When Desmond Koney took over the family pineapple farm after his father passed, his plans to grow and scale the business failed – dismally. That failure ignited the idea behind Complete Farmer.
Koney, a Ghanaian mechanical engineer, experienced first hand the challenges on the production side of African agriculture – from accessing information to obtaining inputs, services, and financing to support improved yields for farms with export potential, like his father’s.
He founded Complete Farmer in 2017 to provide advisory services to farmers. The company now strives to be the “Alibaba of agriculture,” serving as a destination for all African farmers’ resource needs, he tells AFN.
“What Alibaba did for manufacturing in China is what we would like to do for agriculture in Africa,” Koney says.
Only about a quarter of Africa’s GDP comes from agriculture, according to research from McKinsey – even though the sector provides livelihoods for nearly 70% of the population. Unlocking greater productivity from the continet’s farms could yield at least 20% more output in horticulture, livestock, and grain production, McKinsey suggests.
“We asked ourselves what it would take to make farming more efficient,” Koney says.
Complete Farmer’s approach is to allow anyone in the world to invest in African farms as a so-called “digifarmers.” It then digitalizes the agricultural value chain end-to-end, all the way to the point of sale.
The way Complete Farmer’s ‘crowdfarming’ platform works is by getting individual funders to select crops they’re interested in, and then having them invest in producers of those crops within Complete Farmer’s grower network. Through the platform, digifarmers can then learn about their farms, monitor the production process, identify buyers of their farms’ goods, and receive payments once harvests are sold.
On the buy side, Complete Farmer runs a marketplace that allows produce buyers to contract directly with growers and follow their order from production all the way to delivery. All produce is independently inspected and audited before going out for delivery.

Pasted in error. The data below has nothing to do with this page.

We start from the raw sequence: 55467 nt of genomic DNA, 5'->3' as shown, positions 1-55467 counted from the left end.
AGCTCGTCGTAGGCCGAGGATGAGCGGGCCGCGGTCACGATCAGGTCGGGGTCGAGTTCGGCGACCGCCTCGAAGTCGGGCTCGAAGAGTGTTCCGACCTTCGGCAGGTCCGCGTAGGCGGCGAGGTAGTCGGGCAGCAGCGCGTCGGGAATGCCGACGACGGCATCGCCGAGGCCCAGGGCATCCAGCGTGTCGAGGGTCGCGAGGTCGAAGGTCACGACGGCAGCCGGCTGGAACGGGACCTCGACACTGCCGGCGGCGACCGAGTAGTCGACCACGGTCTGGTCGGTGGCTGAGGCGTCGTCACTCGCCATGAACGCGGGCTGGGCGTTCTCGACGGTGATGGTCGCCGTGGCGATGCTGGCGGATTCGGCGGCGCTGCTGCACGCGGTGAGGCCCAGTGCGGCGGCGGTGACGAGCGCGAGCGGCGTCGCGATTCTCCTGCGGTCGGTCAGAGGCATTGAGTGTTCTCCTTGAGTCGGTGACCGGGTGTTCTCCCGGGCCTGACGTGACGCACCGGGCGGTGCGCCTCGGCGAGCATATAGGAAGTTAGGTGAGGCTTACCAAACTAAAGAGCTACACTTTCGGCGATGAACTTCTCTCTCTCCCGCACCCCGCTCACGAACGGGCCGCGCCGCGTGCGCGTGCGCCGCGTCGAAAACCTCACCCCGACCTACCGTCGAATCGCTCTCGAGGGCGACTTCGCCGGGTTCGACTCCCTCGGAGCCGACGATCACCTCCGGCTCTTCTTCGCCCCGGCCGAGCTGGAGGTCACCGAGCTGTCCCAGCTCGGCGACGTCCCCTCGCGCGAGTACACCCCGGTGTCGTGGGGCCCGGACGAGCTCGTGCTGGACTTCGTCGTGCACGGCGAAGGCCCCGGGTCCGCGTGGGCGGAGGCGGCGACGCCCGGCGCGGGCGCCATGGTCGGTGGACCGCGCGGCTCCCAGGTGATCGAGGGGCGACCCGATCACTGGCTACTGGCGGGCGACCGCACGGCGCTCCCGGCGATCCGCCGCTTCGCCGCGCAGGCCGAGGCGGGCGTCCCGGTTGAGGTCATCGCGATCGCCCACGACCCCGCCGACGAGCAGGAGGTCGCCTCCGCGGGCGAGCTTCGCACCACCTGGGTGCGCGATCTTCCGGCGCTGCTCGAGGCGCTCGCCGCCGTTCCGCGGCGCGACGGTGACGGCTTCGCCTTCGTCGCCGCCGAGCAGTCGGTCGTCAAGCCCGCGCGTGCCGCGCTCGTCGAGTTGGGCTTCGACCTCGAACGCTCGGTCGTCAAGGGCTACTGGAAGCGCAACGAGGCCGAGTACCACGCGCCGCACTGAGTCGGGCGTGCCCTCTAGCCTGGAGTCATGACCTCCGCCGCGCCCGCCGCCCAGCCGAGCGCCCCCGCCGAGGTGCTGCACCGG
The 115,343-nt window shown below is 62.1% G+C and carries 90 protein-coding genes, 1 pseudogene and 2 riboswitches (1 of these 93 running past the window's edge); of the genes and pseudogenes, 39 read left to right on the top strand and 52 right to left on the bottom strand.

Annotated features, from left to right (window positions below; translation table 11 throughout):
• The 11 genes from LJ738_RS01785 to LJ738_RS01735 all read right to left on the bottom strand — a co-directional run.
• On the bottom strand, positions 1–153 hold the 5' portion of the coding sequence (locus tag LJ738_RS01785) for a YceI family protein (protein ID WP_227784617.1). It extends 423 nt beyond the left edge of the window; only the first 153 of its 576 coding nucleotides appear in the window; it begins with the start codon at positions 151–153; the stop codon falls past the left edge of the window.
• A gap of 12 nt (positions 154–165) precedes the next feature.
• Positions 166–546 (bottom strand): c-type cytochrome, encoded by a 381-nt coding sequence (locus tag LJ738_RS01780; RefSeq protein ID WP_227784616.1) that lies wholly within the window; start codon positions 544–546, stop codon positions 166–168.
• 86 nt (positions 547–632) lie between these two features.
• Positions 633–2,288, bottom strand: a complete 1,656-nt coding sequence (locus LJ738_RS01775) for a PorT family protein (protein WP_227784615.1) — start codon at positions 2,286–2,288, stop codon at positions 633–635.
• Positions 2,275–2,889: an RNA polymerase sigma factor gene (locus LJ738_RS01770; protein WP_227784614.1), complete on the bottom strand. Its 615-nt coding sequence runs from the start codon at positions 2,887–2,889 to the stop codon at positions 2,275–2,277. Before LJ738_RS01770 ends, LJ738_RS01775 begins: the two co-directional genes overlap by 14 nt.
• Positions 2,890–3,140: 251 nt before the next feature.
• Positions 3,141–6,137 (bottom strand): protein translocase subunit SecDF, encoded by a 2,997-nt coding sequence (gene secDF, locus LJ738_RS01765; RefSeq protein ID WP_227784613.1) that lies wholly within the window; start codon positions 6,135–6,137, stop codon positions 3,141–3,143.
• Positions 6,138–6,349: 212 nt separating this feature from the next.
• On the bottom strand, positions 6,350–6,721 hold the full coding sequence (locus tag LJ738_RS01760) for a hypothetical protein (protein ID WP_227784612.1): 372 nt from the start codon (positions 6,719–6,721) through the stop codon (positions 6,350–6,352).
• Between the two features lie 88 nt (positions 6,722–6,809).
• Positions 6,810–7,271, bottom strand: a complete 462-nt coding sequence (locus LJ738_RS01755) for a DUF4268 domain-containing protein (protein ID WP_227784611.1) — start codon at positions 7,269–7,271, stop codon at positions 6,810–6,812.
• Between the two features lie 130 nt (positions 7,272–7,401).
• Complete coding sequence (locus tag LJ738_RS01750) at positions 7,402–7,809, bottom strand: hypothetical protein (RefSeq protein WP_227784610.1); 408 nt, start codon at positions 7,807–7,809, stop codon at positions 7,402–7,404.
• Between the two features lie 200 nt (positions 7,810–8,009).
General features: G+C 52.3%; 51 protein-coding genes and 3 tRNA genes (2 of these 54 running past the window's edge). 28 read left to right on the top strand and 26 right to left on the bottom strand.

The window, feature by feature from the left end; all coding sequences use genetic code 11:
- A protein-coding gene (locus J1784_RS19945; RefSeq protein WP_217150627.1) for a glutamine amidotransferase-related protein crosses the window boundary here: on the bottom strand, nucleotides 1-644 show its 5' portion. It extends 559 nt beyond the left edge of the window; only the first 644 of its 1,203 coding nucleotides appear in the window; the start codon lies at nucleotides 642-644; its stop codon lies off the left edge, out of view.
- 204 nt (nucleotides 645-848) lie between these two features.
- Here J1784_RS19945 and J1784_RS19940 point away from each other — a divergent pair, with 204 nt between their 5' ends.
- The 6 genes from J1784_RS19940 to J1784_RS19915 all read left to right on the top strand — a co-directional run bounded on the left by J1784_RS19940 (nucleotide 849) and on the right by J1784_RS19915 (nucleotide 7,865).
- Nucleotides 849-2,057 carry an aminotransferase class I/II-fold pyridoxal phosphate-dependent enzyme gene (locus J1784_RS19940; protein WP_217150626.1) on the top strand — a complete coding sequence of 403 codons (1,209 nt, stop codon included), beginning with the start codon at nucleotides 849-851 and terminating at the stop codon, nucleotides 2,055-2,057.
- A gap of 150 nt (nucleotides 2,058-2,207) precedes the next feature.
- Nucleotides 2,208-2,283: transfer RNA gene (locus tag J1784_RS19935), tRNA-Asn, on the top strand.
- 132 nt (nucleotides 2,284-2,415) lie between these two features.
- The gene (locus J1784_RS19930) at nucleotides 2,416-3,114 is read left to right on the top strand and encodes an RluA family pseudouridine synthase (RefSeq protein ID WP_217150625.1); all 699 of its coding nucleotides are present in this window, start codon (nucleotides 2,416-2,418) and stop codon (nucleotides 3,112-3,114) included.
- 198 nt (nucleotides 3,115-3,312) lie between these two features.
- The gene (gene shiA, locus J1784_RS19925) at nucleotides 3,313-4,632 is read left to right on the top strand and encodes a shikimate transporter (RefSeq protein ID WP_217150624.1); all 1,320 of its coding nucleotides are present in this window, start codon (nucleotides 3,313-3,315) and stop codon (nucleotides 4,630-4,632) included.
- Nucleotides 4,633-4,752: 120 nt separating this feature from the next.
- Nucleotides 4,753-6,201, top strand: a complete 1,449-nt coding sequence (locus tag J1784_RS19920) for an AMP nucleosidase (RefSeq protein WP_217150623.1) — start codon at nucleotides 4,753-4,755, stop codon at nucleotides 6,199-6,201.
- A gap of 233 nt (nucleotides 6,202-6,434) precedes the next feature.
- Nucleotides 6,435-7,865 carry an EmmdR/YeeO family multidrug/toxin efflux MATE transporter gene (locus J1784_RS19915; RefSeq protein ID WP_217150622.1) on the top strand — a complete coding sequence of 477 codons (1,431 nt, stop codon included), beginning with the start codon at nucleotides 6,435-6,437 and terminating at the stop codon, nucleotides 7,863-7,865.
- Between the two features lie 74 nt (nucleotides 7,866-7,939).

Complete Farmer’s aggregation of crowdfunders and buyers helps farmers in two ways. First, it provides upfront investment which helps growers overcome lack of access to finance, a critical barrier to their productivity and growth. Second, it guarantees purchase and pricing for their goods. The startup supports its grower network in fulfilling their contracts by providing information on buyers’ requirements, advisory services, and real-time field analytics.
“Markets are available, but buyers have specifications that most African farmers do not know and therefore can’t meet,” Koney says. “This lack of standardization in the African markets is one of the things we are solving for.”
For example, Complete Farmer provides data-driven protocols for farmers to follow. The company then uses satellite imagery to provide agronomic support to farmers in real-time; to this end, it recently partnered with EOS Data, a US satellite imagery company. The use of such precision farming technology improves cost-effectiveness, increases crop yields, and gives growers a competitive edge, Koney says.
Farmers and investors alike were skeptical of Complete Farmer’s crowdfunded, tech-based approach when it first arrived on the scene.
“We faced a lot of criticism from seasoned farmers who thought we should not be showing them how to farm,” says Koney.
“There is also a perceived risk in primary agriculture that leads to few funding avenues” from potential investors, he adds.
To mitigate risk for crowdfunders, all of the farms listed on the platform are insured. Complete Farmer also offers a data dashboard that allows its digifarmers to track every aspect of production and sales, as well as field intelligence. Digifarmers even have the opportunity of visiting the farms they’ve invested in, in person.
Complete Farmer’s platform now lists more than 7,000 acres, 4,000 growers, 3,500 digifarmers, and 85 buyers. The majority of its network is based in Ghana, though the company is looking to boost its presence in other markets, including Kenya.
In March, the startup raised seed funding, backed by Africa-focused VC firm Ingressive Capital, to expand its reach.